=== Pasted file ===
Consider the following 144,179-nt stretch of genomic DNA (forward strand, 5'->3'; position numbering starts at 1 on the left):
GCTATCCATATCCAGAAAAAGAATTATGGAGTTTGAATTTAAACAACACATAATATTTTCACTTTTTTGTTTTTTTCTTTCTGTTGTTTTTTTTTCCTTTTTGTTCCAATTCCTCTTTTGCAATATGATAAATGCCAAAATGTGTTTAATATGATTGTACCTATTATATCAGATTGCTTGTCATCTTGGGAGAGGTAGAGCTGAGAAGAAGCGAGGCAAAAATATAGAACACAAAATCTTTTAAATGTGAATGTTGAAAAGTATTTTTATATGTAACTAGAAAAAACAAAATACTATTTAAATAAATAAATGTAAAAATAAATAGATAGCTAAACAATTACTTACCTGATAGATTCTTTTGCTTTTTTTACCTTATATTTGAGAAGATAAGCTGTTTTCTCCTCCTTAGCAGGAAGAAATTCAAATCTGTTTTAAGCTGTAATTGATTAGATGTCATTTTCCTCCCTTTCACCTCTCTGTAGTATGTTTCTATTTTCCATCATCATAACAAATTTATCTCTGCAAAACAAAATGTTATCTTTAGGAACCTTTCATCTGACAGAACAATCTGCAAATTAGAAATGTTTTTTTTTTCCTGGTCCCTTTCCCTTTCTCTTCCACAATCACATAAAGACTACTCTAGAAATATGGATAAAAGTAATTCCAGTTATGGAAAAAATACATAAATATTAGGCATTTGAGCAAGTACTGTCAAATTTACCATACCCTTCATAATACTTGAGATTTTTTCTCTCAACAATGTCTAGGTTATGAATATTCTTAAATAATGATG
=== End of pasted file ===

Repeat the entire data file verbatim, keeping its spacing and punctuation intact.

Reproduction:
Consider the following 144,179-nt stretch of genomic DNA (forward strand, 5'->3'; position numbering starts at 1 on the left):
GCTATCCATATCCAGAAAAAGAATTATGGAGTTTGAATTTAAACAACACATAATATTTTCACTTTTTTGTTTTTTTCTTTCTGTTGTTTTTTTTTCCTTTTTGTTCCAATTCCTCTTTTGCAATATGATAAATGCCAAAATGTGTTTAATATGATTGTACCTATTATATCAGATTGCTTGTCATCTTGGGAGAGGTAGAGCTGAGAAGAAGCGAGGCAAAAATATAGAACACAAAATCTTTTAAATGTGAATGTTGAAAAGTATTTTTATATGTAACTAGAAAAAACAAAATACTATTTAAATAAATAAATGTAAAAATAAATAGATAGCTAAACAATTACTTACCTGATAGATTCTTTTGCTTTTTTTACCTTATATTTGAGAAGATAAGCTGTTTTCTCCTCCTTAGCAGGAAGAAATTCAAATCTGTTTTAAGCTGTAATTGATTAGATGTCATTTTCCTCCCTTTCACCTCTCTGTAGTATGTTTCTATTTTCCATCATCATAACAAATTTATCTCTGCAAAACAAAATGTTATCTTTAGGAACCTTTCATCTGACAGAACAATCTGCAAATTAGAAATGTTTTTTTTTTCCTGGTCCCTTTCCCTTTCTCTTCCACAATCACATAAAGACTACTCTAGAAATATGGATAAAAGTAATTCCAGTTATGGAAAAAATACATAAATATTAGGCATTTGAGCAAGTACTGTCAAATTTACCATACCCTTCATAATACTTGAGATTTTTTCTCTCAACAATGTCTAGGTTATGAATATTCTTAAATAATGATG